Laws set made in the European Parliament affect us all. Sometimes people feel the Parliament is out of touch. They think the EU does things without checking to see if new laws are useful. I understand why people think this.
In this article, I will explain:
- How our MEPs keep us in the dark when it comes to the agenda in Brussels.
- How Brussels does its best to include us in the conversation.
- That you can have better representatives in Brussels working for you, not a political party.
On the campaign trail I’ve met people in various organisations. Everyone has been helpful.
After some time most of them tell me the same thing – “We don’t know what’s happening in Brussels. Why don’t they inform us about things?”
I’ve heard of new directives introduced into Maltese law without industry being aware of it. I’ve heard organisations complain they only get 2 days’ notice to provide feedback on new laws. The lack of involvement is shocking.
It explains why people feel Brussels is a remote and annoying bureaucracy.
Having worked in the Union, I know this is not (always) the case.
In simple terms, before a new directive arrives:
- It starts off as a discussion within the Commission. There are many ways this can take place. Sometimes the Commission publishes a consultation paper or an impact assessment. Either way, your government can keep you in the loop if it wants to. The result of this step is a draft regulation or directive.
- The draft legislation ends up in Parliament. It gets discussed by the committee responsible for it. Even if we don’t have an MEP of our own on that committee, our MEPs can still keep an eye on the agenda and keep you informed about things that affect your life. Government can too, if it wanted to. The Parliament can modify or reject the proposal.
- After the Parliament comments or amends the directive, the Council takes a look. This is where the national governments can influence the proposed legislation. It can make changes but the Parliament, i.e., your MEPs, has to accept these.
(For the EU geeks in the audience, I know sometimes the topic bounces between Council and Parliament and there will be a second reading, even a conciliation committee. I’m trying to keep the discussion simple here.)
From the above, it looks like we should know when things are going to change.
So why don’t we?
I will lay fault for this in two places – our MEPs and our governments.
When the matter is being discussed by the Commission or in Council, our governments could let us know about this. They can consult with civil society organisations or with the public. For example, if they’re discussing a new law about building regulations, I’d expect them to involve the Kamra tal-Periti.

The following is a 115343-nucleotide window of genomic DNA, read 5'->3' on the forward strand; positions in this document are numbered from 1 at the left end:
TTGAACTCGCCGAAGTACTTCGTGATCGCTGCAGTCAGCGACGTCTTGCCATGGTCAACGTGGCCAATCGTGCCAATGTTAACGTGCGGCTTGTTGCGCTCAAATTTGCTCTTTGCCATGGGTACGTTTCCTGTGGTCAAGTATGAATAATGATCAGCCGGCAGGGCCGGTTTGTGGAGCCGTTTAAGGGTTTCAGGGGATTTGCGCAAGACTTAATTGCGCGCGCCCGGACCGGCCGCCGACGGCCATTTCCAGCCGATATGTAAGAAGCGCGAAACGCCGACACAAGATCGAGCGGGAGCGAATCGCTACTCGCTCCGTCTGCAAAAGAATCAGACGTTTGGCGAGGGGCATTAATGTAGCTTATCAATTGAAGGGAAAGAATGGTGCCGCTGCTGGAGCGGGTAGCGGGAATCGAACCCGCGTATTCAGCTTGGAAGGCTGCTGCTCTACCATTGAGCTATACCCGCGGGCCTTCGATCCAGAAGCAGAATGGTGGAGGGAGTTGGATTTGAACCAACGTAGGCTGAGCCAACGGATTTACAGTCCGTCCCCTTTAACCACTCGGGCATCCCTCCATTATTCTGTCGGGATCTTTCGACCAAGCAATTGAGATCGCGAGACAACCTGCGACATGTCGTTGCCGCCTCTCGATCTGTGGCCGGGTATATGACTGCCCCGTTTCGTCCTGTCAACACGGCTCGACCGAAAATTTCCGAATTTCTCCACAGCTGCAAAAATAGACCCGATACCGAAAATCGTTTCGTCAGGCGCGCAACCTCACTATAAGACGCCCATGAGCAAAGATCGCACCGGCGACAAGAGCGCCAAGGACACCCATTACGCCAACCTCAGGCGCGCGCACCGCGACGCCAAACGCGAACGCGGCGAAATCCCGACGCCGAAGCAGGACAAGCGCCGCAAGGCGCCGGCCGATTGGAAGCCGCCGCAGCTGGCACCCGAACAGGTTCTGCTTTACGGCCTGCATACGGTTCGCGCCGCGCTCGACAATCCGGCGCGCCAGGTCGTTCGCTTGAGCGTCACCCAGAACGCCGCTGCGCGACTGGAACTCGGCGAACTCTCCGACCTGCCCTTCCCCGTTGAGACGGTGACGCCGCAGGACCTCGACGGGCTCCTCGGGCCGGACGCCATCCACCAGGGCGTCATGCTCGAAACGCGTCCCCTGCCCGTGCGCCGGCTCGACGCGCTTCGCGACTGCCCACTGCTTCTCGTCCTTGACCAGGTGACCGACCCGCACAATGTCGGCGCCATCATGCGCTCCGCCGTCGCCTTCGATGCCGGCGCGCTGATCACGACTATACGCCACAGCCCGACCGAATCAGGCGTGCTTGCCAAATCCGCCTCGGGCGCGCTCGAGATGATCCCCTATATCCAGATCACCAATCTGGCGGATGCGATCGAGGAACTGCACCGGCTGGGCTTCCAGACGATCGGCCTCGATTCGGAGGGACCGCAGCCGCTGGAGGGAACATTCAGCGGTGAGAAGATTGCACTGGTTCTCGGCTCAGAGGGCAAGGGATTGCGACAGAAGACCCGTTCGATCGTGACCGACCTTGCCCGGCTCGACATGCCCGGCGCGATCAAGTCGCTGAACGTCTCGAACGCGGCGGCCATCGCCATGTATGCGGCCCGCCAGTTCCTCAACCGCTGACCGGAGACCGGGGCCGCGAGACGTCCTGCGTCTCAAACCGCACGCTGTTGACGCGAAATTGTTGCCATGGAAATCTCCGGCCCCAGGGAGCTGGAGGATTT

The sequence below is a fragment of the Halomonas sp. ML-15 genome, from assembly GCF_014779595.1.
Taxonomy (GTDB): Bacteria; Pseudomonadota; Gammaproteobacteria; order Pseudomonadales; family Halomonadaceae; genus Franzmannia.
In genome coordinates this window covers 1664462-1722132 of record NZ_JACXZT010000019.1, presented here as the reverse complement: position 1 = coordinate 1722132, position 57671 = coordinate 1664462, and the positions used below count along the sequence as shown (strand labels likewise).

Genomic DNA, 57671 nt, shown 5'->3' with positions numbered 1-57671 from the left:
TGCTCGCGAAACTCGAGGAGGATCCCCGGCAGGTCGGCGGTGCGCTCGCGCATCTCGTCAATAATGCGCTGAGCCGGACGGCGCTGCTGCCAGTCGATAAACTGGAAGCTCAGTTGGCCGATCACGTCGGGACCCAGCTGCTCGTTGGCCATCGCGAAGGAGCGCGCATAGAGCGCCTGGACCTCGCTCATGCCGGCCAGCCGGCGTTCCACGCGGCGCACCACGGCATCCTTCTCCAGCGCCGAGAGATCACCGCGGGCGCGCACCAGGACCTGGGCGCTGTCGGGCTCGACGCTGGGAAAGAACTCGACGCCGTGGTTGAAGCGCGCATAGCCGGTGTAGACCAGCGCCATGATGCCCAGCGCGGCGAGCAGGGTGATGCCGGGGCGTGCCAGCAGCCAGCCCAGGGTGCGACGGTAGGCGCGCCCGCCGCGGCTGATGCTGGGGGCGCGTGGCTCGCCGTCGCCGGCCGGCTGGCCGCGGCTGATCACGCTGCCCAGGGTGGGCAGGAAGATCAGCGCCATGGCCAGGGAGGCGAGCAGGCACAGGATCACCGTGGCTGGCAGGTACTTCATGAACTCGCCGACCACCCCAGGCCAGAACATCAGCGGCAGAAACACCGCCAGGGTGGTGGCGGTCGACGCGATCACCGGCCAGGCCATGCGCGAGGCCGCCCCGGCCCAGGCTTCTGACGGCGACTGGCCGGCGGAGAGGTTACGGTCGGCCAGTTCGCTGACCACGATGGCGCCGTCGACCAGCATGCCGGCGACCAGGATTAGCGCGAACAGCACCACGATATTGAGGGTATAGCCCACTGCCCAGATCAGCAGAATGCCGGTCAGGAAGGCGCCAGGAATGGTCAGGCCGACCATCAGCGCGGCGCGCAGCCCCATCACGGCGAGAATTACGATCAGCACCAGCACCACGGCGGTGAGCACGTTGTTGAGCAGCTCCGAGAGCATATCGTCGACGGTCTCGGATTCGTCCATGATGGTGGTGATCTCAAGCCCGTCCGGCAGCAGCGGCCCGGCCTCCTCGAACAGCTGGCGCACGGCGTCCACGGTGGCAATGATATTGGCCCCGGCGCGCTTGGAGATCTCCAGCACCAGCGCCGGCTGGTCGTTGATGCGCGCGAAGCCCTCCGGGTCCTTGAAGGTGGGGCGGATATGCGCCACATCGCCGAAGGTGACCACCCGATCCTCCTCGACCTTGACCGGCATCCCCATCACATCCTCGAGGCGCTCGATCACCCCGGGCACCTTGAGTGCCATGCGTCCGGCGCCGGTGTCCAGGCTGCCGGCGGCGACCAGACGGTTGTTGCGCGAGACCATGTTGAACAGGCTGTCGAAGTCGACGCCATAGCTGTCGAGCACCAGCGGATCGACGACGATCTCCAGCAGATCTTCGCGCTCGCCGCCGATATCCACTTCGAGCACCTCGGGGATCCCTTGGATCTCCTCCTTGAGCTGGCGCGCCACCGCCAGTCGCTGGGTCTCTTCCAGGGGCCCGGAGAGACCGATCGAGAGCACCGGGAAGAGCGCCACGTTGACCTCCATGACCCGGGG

That makes sense, right?
After all, government needs to provide feedback to the EU. How can it provide feedback if it doesn’t consult? The government doesn’t know everything.
When the matter is being discussed in Parliament, our MEPs have the opportunity to let us know about this. They too can consult with civil society organisations or with the public. Using the above example, they too could speak to the Kamra tal-Periti for advice on how to handle the matter.
Even if our MEPs are not on the committee responsible for the matter, they still can contribute to the discussion in Brussels and help facilitate amendments that make sense for us.
This is their job.
When I explain this, some ask why Brussels doesn’t get in touch with civil society itself.
The Union doesn’t deal with individual civil society groups for several reasons. I can imagine it would be tough to deal with several hundred organisations. It is far simpler for each country to have a single voice, and for that country to figure out how to liaise with the necessary groups back home.
I like this approach because I’m not sure I’d want Brussels to bypass my own government. That’s not a healthy way of doing things.
Of course the implicit assumption is the governments know what they’re doing. And that they’re doing it well. This is where the model fails because those are two huge assumptions.
I would prefer it if the process includes a step where Brussels verifies the countries did what they should have. I’m not sure how it would work, and I admit it sounds like a teacher checking the children did their homework.
But we need a double-check somewhere to make sure that governments don’t hide things.
What about our MEPs?
Our MEPs have less of an excuse because they represent us in Brussels in a way our governments do not. They are our voice in Brussels – and sometimes we should ask that voice to stand up for what we want.
Even if that is something our government doesn’t want.
Especially if that is something our government doesn’t want.
This is how the European Parliament can act as a check and balance on national governments. In the example above, the Kamra tal-Periti could have put its concerns forward through our MEPs.
And everybody wins.
On the campaign trail it feels like our MEPs don’t always do this sort of thing. It’s a shame because this is part of their job. I’ve pointed out we don’t have enough MEPs to cover all the bills the Parliament discusses. This is all the more reason for us to elect representatives who are on the ball, and prepared to work together.
- How EU decisions are made; European Commission website (Retrieved 2019-05-15)
All references were valid and correct when this article was published. Changes to referenced websites or web pages may render some references invalid. If this is the case, please leave a comment below.
Written by: Antoine P Borg
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